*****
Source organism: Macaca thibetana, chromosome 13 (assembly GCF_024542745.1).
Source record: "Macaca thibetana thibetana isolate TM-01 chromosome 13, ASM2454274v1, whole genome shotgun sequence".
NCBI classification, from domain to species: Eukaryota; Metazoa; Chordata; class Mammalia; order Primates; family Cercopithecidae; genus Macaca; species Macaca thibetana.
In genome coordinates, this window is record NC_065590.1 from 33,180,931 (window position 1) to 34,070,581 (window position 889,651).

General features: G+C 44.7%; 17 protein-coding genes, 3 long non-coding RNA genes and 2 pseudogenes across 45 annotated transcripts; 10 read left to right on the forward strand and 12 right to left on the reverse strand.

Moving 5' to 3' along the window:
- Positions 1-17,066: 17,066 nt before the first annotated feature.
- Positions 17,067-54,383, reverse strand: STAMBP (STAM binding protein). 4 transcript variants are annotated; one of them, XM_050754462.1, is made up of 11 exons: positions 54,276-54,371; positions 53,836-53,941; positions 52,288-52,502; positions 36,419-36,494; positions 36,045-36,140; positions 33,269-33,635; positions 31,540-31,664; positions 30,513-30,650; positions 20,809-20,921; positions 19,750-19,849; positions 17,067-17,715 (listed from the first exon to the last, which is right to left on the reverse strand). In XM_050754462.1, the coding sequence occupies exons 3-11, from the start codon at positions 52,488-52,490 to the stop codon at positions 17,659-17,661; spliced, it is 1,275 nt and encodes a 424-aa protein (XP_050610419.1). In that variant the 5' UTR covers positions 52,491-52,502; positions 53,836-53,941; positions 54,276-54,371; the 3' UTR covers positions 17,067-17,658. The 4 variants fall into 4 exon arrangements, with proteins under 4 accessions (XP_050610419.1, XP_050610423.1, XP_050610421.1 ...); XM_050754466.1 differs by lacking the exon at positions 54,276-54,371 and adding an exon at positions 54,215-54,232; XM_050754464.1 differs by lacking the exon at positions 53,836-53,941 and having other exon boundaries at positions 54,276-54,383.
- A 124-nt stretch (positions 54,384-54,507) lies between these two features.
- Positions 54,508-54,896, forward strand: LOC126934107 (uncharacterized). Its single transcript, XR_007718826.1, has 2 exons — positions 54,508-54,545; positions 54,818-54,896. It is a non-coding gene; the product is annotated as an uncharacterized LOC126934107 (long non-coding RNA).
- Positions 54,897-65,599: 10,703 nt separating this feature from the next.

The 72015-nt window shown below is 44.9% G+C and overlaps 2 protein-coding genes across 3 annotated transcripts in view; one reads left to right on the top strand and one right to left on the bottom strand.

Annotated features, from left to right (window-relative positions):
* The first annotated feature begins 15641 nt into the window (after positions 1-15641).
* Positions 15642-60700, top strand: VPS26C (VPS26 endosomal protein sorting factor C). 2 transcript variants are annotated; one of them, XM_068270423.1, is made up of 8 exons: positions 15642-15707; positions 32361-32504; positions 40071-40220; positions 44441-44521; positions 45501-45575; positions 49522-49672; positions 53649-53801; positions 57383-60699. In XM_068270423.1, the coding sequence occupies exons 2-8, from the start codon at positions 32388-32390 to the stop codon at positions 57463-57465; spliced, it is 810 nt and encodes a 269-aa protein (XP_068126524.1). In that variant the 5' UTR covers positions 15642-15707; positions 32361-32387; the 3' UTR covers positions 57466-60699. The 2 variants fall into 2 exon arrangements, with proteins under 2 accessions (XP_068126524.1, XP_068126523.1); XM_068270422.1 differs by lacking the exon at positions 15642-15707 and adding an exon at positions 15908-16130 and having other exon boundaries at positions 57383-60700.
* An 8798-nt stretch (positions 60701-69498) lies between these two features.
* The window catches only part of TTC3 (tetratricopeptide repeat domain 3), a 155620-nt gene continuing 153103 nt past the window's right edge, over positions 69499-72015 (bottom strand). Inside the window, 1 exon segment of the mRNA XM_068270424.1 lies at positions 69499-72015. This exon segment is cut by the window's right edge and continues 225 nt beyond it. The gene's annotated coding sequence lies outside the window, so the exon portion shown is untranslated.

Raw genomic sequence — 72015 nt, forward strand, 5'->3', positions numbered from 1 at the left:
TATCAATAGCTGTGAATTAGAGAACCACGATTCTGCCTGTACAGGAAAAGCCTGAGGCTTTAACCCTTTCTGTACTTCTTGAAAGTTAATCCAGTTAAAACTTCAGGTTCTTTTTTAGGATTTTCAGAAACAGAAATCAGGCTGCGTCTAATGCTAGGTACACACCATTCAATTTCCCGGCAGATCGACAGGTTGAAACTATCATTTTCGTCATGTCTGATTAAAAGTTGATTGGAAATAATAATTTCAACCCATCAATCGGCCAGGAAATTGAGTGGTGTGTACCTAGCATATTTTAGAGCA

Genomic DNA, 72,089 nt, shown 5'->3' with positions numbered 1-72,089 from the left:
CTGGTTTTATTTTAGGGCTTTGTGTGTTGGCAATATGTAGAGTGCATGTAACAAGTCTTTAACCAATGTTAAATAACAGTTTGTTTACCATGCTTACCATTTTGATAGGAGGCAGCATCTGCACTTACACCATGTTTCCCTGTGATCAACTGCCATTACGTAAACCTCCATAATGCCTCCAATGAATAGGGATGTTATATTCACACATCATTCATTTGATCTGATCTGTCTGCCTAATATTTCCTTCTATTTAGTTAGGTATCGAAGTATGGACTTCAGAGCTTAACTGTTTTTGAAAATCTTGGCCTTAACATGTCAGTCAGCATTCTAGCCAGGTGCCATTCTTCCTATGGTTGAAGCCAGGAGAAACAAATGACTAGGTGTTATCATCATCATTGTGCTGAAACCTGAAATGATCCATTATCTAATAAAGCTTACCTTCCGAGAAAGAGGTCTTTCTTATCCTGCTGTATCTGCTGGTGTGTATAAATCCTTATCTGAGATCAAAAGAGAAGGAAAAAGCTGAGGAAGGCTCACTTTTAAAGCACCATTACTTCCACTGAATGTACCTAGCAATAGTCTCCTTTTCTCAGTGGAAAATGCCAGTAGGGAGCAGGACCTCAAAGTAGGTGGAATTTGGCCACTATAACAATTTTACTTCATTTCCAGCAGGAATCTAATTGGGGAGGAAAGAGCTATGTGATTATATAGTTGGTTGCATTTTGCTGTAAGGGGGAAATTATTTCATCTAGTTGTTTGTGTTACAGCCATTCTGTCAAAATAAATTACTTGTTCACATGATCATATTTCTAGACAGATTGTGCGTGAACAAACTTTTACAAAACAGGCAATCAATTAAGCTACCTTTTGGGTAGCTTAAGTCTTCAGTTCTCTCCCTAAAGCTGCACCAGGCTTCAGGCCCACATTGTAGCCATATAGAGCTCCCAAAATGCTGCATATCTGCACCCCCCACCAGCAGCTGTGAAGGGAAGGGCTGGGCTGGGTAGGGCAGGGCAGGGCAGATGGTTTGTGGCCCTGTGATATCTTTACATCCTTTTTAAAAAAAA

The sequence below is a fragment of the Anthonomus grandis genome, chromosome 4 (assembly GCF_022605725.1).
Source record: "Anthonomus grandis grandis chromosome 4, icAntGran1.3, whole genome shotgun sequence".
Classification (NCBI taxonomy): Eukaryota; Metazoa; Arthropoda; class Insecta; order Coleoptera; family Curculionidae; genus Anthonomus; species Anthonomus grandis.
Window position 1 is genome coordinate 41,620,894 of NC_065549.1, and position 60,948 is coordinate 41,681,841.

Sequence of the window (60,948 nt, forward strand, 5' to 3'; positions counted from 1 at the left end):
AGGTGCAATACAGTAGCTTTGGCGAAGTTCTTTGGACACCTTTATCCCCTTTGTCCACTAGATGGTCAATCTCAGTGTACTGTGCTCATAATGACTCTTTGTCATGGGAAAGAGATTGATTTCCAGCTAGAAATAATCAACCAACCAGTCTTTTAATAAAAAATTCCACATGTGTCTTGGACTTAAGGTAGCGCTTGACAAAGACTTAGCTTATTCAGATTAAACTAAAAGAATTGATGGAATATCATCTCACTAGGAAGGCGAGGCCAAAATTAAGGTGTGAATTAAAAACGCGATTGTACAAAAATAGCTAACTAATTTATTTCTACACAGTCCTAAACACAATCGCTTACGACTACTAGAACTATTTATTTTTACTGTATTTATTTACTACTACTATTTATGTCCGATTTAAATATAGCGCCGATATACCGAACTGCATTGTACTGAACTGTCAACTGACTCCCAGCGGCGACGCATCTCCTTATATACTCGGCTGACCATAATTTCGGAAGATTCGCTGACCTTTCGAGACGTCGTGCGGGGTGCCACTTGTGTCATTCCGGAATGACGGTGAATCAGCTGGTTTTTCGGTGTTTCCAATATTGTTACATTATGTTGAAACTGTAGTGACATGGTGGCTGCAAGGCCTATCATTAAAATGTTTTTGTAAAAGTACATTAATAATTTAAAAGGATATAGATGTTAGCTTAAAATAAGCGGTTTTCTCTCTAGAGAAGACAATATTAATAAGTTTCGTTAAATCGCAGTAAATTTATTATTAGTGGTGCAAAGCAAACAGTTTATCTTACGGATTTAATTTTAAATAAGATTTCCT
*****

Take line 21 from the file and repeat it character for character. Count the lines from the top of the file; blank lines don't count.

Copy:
CTGGTTTTATTTTAGGGCTTTGTGTGTTGGCAATATGTAGAGTGCATGTAACAAGTCTTTAACCAATGTTAAATAACAGTTTGTTTACCATGCTTACCATTTTGATAGGAGGCAGCATCTGCACTTACACCATGTTTCCCTGTGATCAACTGCCATTACGTAAACCTCCATAATGCCTCCAATGAATAGGGATGTTATATTCACACATCATTCATTTGATCTGATCTGTCTGCCTAATATTTCCTTCTATTTAGTTAGGTATCGAAGTATGGACTTCAGAGCTTAACTGTTTTTGAAAATCTTGGCCTTAACATGTCAGTCAGCATTCTAGCCAGGTGCCATTCTTCCTATGGTTGAAGCCAGGAGAAACAAATGACTAGGTGTTATCATCATCATTGTGCTGAAACCTGAAATGATCCATTATCTAATAAAGCTTACCTTCCGAGAAAGAGGTCTTTCTTATCCTGCTGTATCTGCTGGTGTGTATAAATCCTTATCTGAGATCAAAAGAGAAGGAAAAAGCTGAGGAAGGCTCACTTTTAAAGCACCATTACTTCCACTGAATGTACCTAGCAATAGTCTCCTTTTCTCAGTGGAAAATGCCAGTAGGGAGCAGGACCTCAAAGTAGGTGGAATTTGGCCACTATAACAATTTTACTTCATTTCCAGCAGGAATCTAATTGGGGAGGAAAGAGCTATGTGATTATATAGTTGGTTGCATTTTGCTGTAAGGGGGAAATTATTTCATCTAGTTGTTTGTGTTACAGCCATTCTGTCAAAATAAATTACTTGTTCACATGATCATATTTCTAGACAGATTGTGCGTGAACAAACTTTTACAAAACAGGCAATCAATTAAGCTACCTTTTGGGTAGCTTAAGTCTTCAGTTCTCTCCCTAAAGCTGCACCAGGCTTCAGGCCCACATTGTAGCCATATAGAGCTCCCAAAATGCTGCATATCTGCACCCCCCACCAGCAGCTGTGAAGGGAAGGGCTGGGCTGGGTAGGGCAGGGCAGGGCAGATGGTTTGTGGCCCTGTGATATCTTTACATCCTTTTTAAAAAAAA